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Trump’s Stance on Immigration and Anchor Babies, Fact-Checked

trump_5-300x200Early last week, Republican presidential candidate Donald Trump released his plan for immigration reform. This is particularly significant because Trump now leads the race in a Reuters/Ipsos poll with 32%. This is close to double the support of his closest rival, Jeb Bush. Trump’s hard line stance on immigration is credited as one of the reasons for his soaring popularity, and it has already influenced the positions of the other Republican candidates.

In addition to his plans for building a wall across the southern United States and tripling the number of Immigration and Customs officers, Trump intends to end birthright citizenship. Trump’s immigration plan gives two reasons for taking away citizenship from the children of undocumented immigrants born in the United States: 1. It is unpopular, and 2. Birthright citizenship “remains the biggest magnet for illegal immigration.”

The day after Trump released his immigration plan, Republican candidate Ben Carson came forward in support of ending birthright citizenship. Candidate Jeb Bush, who does not agree with Trump and Carson on birthright citizenship, has responded by adopting Trump’s use of the term “anchor babies” to describe the American-born children of undocumented immigrants—a term that many consider to be offensive.

Trump’s success in the polls is shifting Republican candidates’ conversations about immigration to birthright citizenship, a practice that has been upheld by the Supreme Court for over one hundred years.

Trump claims that birthright citizenship is the greatest draw of immigrants to the United States. However, studies by the Pew Research Center show that this is untrue. The overwhelming majority of immigrants come to the United States for economic reasons, not for their children’s citizenship. If birthright citizenship were such a “magnet” for immigrants as Trump describes, we would see many more female immigrants entering the country illegally. However, male immigrants outnumber their female counterparts, according to Pew Research Center’s Hispanic Trends project.

Birthright citizenship is backed by the 14th amendment of the US Constitution, which grants citizenship to “all persons born or naturalized in the United States, and subject to the jurisdiction thereof.” Changing this would necessitate a repeal of the amendment, requiring two-thirds of the members of both the House of Representatives and the Senate vote in favor of it. Considering the highly divisive nature of birthright citizenship, this outcome is unlikely.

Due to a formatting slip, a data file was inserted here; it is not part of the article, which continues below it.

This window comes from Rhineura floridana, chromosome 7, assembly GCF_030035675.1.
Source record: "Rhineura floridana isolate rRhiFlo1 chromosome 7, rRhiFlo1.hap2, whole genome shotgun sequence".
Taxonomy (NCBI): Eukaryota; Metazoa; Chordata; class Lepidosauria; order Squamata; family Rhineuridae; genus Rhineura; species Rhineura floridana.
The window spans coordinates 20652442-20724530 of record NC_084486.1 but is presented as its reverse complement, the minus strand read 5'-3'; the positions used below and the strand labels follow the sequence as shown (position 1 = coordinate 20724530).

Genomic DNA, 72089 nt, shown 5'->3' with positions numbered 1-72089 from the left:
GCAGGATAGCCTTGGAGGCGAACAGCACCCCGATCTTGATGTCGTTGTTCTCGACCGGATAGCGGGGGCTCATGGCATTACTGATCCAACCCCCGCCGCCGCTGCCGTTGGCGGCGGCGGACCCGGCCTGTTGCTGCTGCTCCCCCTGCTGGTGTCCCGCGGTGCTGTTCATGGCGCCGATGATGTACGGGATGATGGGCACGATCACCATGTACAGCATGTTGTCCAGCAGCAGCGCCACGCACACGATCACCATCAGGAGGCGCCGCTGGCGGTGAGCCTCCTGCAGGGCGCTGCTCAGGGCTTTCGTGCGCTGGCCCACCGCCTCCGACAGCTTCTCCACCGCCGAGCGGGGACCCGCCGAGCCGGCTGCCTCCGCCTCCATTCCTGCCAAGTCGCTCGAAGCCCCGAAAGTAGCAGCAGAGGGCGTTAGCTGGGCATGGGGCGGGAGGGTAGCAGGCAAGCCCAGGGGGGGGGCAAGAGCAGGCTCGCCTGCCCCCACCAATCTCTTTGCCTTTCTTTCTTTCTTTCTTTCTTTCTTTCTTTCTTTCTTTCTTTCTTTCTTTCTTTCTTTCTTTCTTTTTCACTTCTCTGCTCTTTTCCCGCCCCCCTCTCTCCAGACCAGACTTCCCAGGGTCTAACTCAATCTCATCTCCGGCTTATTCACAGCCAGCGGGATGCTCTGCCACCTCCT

Historical perspective on this issue reveals that the Supreme Court first upheld birthright citizenship in 1898 in the case of the American-born Chinese man Wong Kim Ark, who was prohibited from re-entering the United States after a trip to China. Wong was a victim of the racist Chinese Exclusion Act of 1890, which limited Chinese immigration to the United States and forbid Chinese immigrants from becoming US citizens. It was Wong’s case that resulted in the setting of a legal precedent for birthright citizenship. Sadly, his own citizenship was never completely recognized by the US government.

On June 18, 2012, the United States House of Representatives passed a resolution introduced by Congresswoman Judy Chu that formally expresses the regret of the House of Representatives for the Chinese Exclusion Act, which imposed almost total restrictions on Chinese immigration and naturalization and denied Chinese-Americans basic freedoms because of their ethnicity.

If Donald Trump’s threat of ending birthright citizenship were actually brought to fruition, our country could be set back over a hundred years in our immigration policies.

Could history repeat itself? Fortunately, Latinos presently make up 17% of the US population, and Latino Decisions estimate that Republicans will need over 42% of the Latino vote to win the presidency in 2016. What do you think the chances are?

Sources: Edelman, Adam, “Donald Trump’s Policies on Immigration, Economy Put Him in the Lead for GOP Nomination Among Voters,” New York Daily News, 18 August 2015.

 

Hensch, Mark, “‘Anchor Baby’ Fight Scrambles GOP Field,” The Hill, 22 August 2015.

“Immigration Reform That Will Make America Great Again,” Trump.

 

 

Lee, Erika, “An Immigration History Lesson for Donald Trump,” New York Daily News, 18 August 2015.

Stableford, Dylan, “How Does Trump Intend to Pull off his Immigration Plan? ‘It’s Called Management,'” Yahoo Politics, 23 August 2015.

Stephenson, Emily, “Trump Widens Lead in Poll to 32% After ‘Hard Line Immigration Stance,'” Reuters, 21 August 2015.

“Trump’s Immigration Plan,” FactCheck.Org, 20 August 2015.